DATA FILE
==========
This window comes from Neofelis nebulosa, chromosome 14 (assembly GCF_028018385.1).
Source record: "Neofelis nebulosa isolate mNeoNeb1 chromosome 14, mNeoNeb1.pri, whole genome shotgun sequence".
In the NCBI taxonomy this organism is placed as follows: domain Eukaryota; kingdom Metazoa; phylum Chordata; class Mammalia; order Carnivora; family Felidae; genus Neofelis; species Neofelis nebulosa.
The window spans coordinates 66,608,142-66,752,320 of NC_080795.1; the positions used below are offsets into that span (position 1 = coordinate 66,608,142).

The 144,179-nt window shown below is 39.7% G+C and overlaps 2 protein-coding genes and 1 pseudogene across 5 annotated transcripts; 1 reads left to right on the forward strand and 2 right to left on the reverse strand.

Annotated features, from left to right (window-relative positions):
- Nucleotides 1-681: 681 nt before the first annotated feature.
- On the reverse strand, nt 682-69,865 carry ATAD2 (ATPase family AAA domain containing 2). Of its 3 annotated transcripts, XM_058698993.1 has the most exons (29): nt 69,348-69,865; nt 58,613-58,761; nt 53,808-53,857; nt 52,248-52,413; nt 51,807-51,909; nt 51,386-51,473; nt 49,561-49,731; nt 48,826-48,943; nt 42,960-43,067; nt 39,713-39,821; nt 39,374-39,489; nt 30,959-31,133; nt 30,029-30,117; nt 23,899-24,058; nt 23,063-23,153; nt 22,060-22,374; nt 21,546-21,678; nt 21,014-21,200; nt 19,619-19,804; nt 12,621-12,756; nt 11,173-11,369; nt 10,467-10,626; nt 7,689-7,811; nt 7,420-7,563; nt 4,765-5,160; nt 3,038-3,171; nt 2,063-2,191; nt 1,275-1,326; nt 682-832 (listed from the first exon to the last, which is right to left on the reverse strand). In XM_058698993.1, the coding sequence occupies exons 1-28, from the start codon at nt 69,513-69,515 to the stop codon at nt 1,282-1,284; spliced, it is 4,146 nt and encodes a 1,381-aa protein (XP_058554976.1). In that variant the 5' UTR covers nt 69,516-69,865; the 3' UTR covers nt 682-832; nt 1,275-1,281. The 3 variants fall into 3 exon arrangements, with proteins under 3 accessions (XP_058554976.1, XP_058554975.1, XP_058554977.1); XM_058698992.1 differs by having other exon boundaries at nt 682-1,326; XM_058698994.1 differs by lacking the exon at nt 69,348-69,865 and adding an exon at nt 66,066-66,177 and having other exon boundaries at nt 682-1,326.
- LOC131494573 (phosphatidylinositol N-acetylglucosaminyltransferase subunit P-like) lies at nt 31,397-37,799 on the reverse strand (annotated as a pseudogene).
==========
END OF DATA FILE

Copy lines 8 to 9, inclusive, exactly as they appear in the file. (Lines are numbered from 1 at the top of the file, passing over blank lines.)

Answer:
- On the reverse strand, nt 682-69,865 carry ATAD2 (ATPase family AAA domain containing 2). Of its 3 annotated transcripts, XM_058698993.1 has the most exons (29): nt 69,348-69,865; nt 58,613-58,761; nt 53,808-53,857; nt 52,248-52,413; nt 51,807-51,909; nt 51,386-51,473; nt 49,561-49,731; nt 48,826-48,943; nt 42,960-43,067; nt 39,713-39,821; nt 39,374-39,489; nt 30,959-31,133; nt 30,029-30,117; nt 23,899-24,058; nt 23,063-23,153; nt 22,060-22,374; nt 21,546-21,678; nt 21,014-21,200; nt 19,619-19,804; nt 12,621-12,756; nt 11,173-11,369; nt 10,467-10,626; nt 7,689-7,811; nt 7,420-7,563; nt 4,765-5,160; nt 3,038-3,171; nt 2,063-2,191; nt 1,275-1,326; nt 682-832 (listed from the first exon to the last, which is right to left on the reverse strand). In XM_058698993.1, the coding sequence occupies exons 1-28, from the start codon at nt 69,513-69,515 to the stop codon at nt 1,282-1,284; spliced, it is 4,146 nt and encodes a 1,381-aa protein (XP_058554976.1). In that variant the 5' UTR covers nt 69,516-69,865; the 3' UTR covers nt 682-832; nt 1,275-1,281. The 3 variants fall into 3 exon arrangements, with proteins under 3 accessions (XP_058554976.1, XP_058554975.1, XP_058554977.1); XM_058698992.1 differs by having other exon boundaries at nt 682-1,326; XM_058698994.1 differs by lacking the exon at nt 69,348-69,865 and adding an exon at nt 66,066-66,177 and having other exon boundaries at nt 682-1,326.
- LOC131494573 (phosphatidylinositol N-acetylglucosaminyltransferase subunit P-like) lies at nt 31,397-37,799 on the reverse strand (annotated as a pseudogene).